Bulletproof vests and other super-strong materials could soon become even tougher and more environmentally friendly at the same time with the help of extra firm, or “al dente,” fibers. Researchers report in ACS’ journal Macromolecules an innovative way to spin high-performance polyethylene fibers from natural fats, such as oils from olives and peanuts.
These materials, which are powerful enough to stop speeding bullets, can also be used for many other tasks that require strength. They recently played a key role in lifting a sunken ferry from a delicate ecosystem off the coast of Italy. The fibers also can serve as sails to catch wind, ropes for climbing and tying, and thin, sturdy surgical sutures that ensure wound healing. But making fibers for these applications with today’s commercial processes has drawbacks. For example, one of the methods requires large amounts of solvents that are flammable and toxic. The research group led by Theo Tervoort and Paul Smith from ETH Zurich wanted to find a more environmentally friendly route to produce these ultra-strong fibers.
The researchers replaced the hazardous solvents with natural, safer alternatives, including extra virgin olive oil, peanut oil and stearic acid, which is a substance found in animal and vegetable fats. Their new approach was up to 250 percent more efficient than current methods. And resulting fibers were up to 2 times stronger than a current commercial version. With a nod to the culinary connection, the researchers dubbed their novel product al dente fibers.
The Latest on: Al dente fibers
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The Latest on: Al dente fibers
- On a low-sodium diet? We have recipes for youon October 7, 2020 at 5:01 pm
1 g fiber; 74 mg sodium; 26 mg calcium 1. Fill a large pot 3/4 full with water and bring to a boil. Add the pasta and cook al dente, according to the package directions. Drain the pasta thoroughly.
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Saute until the zucchini is tender but still al dente, about 2 minutes ... 7.7 g fat (1.1 g saturated fat), 58.8 g carbohydrate (18.5 g fiber, 21.1 g sugars), 20.2 g protein, 823.2 mg sodium ...
- Your Handy Guide to Buying (or Making) Gluten Free Pastaon September 30, 2020 at 8:07 am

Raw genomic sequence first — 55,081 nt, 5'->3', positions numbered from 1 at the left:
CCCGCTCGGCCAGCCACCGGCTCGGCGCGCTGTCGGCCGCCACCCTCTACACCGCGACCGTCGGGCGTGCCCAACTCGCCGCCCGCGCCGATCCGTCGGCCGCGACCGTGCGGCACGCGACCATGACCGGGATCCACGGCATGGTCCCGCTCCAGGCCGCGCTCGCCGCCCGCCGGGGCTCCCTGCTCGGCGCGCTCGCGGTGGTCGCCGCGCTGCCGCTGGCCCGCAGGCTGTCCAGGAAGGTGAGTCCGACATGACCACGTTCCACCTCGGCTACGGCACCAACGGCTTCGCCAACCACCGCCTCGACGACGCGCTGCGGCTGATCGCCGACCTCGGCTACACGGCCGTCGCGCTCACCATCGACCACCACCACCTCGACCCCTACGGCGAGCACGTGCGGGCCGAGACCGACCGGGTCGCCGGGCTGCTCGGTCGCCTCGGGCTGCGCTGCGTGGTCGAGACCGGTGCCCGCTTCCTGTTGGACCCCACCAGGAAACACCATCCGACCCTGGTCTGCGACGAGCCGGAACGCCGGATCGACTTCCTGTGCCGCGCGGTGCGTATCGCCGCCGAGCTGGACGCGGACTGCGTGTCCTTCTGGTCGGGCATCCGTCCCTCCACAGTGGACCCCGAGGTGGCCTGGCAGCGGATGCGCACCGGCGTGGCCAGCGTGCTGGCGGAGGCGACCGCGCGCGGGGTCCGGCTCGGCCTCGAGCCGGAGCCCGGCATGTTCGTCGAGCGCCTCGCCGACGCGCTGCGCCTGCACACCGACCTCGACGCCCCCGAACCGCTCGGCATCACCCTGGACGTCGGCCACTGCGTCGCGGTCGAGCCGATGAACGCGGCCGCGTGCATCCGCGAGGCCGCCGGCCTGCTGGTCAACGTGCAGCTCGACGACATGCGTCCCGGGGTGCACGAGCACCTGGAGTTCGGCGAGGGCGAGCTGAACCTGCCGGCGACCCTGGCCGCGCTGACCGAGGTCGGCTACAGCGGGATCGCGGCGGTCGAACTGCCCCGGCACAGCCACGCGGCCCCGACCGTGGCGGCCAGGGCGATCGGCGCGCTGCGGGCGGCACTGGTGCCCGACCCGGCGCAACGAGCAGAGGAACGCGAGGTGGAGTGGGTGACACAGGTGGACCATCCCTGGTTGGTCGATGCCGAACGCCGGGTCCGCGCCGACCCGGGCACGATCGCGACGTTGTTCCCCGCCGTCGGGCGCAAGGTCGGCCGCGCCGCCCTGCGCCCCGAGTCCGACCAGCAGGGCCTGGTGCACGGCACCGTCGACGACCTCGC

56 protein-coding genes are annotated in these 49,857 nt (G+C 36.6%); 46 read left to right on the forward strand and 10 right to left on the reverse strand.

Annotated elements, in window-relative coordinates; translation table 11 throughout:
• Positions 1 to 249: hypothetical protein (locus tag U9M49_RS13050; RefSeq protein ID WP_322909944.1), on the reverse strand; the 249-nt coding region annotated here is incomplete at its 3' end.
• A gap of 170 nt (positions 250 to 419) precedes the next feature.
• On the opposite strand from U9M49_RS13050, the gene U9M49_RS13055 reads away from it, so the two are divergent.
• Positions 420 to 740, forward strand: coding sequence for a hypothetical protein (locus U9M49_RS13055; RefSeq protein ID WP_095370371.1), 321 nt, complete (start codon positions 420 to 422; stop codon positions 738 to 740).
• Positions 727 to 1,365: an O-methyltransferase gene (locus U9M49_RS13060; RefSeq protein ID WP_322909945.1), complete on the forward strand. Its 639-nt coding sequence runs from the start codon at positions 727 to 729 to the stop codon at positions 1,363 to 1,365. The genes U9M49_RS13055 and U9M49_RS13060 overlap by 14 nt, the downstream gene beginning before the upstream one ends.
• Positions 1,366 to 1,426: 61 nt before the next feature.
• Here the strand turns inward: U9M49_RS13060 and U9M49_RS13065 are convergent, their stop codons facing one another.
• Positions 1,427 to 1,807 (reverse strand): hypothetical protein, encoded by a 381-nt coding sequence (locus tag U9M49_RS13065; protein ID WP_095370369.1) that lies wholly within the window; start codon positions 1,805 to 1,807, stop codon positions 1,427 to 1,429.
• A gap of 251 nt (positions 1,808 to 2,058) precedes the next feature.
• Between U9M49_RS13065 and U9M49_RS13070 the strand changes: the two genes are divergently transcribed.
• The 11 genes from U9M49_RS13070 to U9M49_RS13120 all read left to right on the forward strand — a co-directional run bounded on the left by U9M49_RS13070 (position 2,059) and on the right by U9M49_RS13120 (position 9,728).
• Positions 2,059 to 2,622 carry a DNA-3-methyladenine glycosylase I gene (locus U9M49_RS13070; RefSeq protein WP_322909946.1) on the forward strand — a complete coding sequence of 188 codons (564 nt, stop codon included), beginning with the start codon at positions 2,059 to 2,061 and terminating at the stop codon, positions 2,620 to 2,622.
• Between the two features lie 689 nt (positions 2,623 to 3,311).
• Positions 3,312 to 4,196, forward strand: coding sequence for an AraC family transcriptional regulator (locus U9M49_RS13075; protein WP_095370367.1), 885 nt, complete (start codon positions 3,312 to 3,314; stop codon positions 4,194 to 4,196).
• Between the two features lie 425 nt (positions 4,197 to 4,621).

And since gluten-free pasta cooks a bit differently than wheat-containing pasta, follow our tips for cooking it to a perfect al dente (and not ... such as protein and fiber. Keep an eye out ...
- Your Handy Guide to Buying (or Making) Gluten Free Pastaon September 30, 2020 at 8:02 am
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- Instant Pot spaghetti delivers a saucy dose of nostalgia, with little hands-on efforton September 21, 2020 at 11:11 am
There’s one drawback with using the Instant Pot for such a thing: You’re not going to get al-dente noodles ... 92 g; Dietary Fiber: 16 g; Sugars: 19 g; Protein: 22 g.
- Zoodles 101: How to make, cook and buy zucchini noodleson September 15, 2020 at 8:38 am
"You have all the fiber in that peel," she said ... "They’re not supposed to be mushy, but zucchini is also never going to be al dente like pasta," explained Gellman. "It’s a thin line between raw and ...
- Orecchiette With Escarole, White Beans and Toasted Garlicon September 1, 2020 at 5:00 pm
I was surprised to learn recently that regular pasta, cooked al dente, has a moderate glycemic ... the deep flavors in the dish and is full of fiber and antioxidants, but feel free to use regular ...
- 5-Ingredient Recipes for Busy Cookson August 17, 2020 at 3:14 am
In large nonstick saucepan, cook pasta until al dente. Drain pasta and set aside ... 30 mg cholesterol, 5 g fiber, 470 mg sodium. Calories from fat: 25%. Nutritional Information: Per serving ...
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